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I'm not sure that I can summarize a mentality that has taken me a couple of decades to cultivate; a mentality that is embedded so deeply and naturally now that nearly every object and experience I encounter as part of ordinary life, I think with a curious approach that continually asks, what if?
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They might, accept this.
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It might be best to attempt to disconnect from the feelings of ownership and begin by thinking like a consumer of what you've built. Realize that users don't necessarily know what they're supposed to do and so they naturally make "mistakes," enter unexpected data, exposing software defects in their wake.
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2. But the user isn't supposed to X.
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To embrace a different mentality, begin by trying to suspend or discard these thoughts:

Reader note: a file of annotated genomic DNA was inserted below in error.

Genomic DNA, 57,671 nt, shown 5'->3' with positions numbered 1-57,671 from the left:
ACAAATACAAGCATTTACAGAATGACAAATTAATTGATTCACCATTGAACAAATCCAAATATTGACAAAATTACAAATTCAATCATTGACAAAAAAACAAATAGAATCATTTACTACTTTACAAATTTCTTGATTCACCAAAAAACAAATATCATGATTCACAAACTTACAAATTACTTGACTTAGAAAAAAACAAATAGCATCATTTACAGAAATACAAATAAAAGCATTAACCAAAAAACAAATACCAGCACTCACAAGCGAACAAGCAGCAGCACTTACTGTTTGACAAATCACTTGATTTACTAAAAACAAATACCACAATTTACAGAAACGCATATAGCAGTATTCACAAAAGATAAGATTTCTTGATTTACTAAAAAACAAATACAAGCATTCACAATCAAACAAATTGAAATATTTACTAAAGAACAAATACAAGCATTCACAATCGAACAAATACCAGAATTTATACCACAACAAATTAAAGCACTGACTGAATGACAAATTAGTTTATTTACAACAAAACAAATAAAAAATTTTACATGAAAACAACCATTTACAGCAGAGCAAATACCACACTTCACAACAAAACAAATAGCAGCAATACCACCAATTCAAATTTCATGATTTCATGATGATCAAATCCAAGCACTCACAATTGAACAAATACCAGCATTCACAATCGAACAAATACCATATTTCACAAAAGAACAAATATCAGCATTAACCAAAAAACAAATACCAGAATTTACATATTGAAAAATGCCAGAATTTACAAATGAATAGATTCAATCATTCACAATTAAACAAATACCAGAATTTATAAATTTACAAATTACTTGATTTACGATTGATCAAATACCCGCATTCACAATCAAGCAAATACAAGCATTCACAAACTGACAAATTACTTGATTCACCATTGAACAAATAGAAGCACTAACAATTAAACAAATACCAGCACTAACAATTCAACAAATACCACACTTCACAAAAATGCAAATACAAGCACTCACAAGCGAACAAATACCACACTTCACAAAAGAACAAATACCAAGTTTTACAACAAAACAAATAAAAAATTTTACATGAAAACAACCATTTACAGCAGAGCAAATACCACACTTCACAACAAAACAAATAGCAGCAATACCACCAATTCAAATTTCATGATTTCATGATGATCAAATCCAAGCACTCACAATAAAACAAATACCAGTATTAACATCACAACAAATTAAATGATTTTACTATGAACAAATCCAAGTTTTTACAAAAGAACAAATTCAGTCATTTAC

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Forget it; users can do what they want.
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1.Why would anyone do X? They might, accept this.
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3. But it works on my PC.
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2.But the user isn't supposed to X. Forget it, users can do what they want.
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3.But it works on my PC. That's great, but if it doesn't work on other people's PCs or environments, its not a usable product.
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Use your knowledge to an advantage.
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That's great, but if it doesn't work on other people's PCs or environments, it’s not a usable product.
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As the creator, you know what error conditions and messages have been built. Challenge those areas. Software defects often lurk at the boundaries, poke at the boundaries. Then push on the boundaries. And then like whacking at a pinata with a stick begin to delight in seeing the product unravel. Yes, you've destroyed what you built but now, you can build it even better.
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Use your knowledge to an advantage. As the creator, you know what and where error conditions and messages have been built. Challenge those areas. Software defects often lurk at the boundaries, poke at the boundaries. Then push on the boundaries.